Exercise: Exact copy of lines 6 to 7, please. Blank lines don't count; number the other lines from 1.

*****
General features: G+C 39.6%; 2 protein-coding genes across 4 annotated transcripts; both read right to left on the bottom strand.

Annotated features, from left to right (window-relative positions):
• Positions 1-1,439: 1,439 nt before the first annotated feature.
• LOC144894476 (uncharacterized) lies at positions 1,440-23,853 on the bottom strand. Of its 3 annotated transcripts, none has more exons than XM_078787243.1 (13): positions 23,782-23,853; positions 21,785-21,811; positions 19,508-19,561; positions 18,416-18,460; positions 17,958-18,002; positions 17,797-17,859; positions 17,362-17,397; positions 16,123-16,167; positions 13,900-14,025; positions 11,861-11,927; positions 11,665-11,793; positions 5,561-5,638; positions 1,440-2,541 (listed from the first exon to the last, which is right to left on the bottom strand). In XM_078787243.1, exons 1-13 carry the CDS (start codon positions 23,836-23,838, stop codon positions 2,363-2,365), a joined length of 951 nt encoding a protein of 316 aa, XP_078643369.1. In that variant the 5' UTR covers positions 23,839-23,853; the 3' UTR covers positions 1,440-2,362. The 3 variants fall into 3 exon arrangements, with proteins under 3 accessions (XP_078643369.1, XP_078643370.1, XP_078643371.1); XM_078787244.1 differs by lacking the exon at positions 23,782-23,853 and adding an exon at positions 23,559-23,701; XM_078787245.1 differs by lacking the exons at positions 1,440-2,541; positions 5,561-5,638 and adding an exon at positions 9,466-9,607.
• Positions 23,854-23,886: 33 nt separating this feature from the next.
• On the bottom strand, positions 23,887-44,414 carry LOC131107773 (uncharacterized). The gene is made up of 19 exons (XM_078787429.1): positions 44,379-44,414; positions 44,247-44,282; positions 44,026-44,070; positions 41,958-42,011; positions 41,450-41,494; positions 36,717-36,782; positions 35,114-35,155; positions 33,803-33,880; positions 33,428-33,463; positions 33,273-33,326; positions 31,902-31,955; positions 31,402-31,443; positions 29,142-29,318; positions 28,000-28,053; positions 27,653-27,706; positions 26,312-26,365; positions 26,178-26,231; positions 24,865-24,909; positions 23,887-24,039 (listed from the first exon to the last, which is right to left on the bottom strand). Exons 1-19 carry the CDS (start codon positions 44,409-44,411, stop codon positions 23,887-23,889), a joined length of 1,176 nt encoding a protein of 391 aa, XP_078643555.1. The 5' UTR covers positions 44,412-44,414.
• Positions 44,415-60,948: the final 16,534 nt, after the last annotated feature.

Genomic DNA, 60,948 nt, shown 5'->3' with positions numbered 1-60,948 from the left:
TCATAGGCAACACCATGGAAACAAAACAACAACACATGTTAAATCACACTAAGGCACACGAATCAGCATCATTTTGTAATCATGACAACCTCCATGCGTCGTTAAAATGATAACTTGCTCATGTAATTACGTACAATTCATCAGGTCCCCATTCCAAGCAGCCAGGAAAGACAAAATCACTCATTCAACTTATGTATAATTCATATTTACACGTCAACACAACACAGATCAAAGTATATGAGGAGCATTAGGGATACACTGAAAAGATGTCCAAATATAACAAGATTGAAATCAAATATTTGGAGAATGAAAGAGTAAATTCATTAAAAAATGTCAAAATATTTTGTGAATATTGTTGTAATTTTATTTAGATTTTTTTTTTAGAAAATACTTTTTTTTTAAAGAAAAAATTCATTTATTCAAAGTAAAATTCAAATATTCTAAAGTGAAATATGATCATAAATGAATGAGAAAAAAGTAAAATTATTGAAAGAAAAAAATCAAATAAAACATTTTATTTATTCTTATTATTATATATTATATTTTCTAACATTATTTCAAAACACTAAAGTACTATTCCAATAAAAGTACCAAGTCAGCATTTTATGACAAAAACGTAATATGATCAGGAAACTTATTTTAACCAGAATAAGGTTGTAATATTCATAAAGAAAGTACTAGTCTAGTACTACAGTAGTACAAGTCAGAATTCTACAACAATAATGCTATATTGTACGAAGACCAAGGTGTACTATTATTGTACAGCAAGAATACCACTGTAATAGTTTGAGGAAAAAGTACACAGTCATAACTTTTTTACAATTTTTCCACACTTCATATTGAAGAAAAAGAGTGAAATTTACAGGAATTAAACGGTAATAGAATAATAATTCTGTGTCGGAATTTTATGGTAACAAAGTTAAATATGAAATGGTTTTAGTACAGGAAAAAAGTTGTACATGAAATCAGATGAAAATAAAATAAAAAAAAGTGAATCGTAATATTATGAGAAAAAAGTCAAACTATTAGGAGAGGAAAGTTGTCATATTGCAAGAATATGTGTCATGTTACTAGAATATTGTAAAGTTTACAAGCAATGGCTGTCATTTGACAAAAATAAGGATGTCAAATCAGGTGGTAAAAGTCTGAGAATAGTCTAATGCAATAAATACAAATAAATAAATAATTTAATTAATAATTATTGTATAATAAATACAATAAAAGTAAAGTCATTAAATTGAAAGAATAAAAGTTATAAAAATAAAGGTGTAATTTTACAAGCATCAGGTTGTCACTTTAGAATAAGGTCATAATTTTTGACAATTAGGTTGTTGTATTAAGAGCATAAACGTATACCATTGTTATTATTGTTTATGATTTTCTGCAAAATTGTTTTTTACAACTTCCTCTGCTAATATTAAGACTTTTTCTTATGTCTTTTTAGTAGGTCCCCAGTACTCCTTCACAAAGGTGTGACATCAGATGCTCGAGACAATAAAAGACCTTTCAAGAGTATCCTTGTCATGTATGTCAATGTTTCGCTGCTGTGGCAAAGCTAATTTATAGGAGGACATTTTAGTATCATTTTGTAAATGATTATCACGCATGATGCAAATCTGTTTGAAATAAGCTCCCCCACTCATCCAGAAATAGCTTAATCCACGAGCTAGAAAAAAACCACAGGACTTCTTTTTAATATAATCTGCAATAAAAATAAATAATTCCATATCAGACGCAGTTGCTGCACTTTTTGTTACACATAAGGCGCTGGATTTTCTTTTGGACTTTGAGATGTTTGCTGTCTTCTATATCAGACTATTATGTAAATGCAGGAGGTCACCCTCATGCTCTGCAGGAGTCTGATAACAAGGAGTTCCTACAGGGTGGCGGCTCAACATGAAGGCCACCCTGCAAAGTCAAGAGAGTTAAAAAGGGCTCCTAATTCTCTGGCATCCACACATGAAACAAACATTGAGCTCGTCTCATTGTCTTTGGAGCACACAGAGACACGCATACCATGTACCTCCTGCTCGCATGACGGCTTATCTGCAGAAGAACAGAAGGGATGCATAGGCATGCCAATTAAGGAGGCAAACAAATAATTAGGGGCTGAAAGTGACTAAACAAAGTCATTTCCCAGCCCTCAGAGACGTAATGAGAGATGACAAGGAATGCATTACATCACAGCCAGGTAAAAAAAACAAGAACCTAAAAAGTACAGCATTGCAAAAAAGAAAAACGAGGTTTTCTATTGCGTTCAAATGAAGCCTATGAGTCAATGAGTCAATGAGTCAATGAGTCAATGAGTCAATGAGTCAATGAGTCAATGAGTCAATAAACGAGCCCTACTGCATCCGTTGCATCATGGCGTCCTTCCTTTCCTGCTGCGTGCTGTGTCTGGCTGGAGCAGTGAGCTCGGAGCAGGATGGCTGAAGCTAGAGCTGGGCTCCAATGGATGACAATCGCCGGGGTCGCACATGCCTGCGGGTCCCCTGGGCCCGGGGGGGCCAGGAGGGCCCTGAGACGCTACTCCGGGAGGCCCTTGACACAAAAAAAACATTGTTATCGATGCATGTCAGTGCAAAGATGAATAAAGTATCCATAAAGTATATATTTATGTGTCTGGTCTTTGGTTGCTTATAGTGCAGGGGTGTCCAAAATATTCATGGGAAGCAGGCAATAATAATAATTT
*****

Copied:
• On the bottom strand, positions 23,887-44,414 carry LOC131107773 (uncharacterized). The gene is made up of 19 exons (XM_078787429.1): positions 44,379-44,414; positions 44,247-44,282; positions 44,026-44,070; positions 41,958-42,011; positions 41,450-41,494; positions 36,717-36,782; positions 35,114-35,155; positions 33,803-33,880; positions 33,428-33,463; positions 33,273-33,326; positions 31,902-31,955; positions 31,402-31,443; positions 29,142-29,318; positions 28,000-28,053; positions 27,653-27,706; positions 26,312-26,365; positions 26,178-26,231; positions 24,865-24,909; positions 23,887-24,039 (listed from the first exon to the last, which is right to left on the bottom strand). Exons 1-19 carry the CDS (start codon positions 44,409-44,411, stop codon positions 23,887-23,889), a joined length of 1,176 nt encoding a protein of 391 aa, XP_078643555.1. The 5' UTR covers positions 44,412-44,414.
• Positions 44,415-60,948: the final 16,534 nt, after the last annotated feature.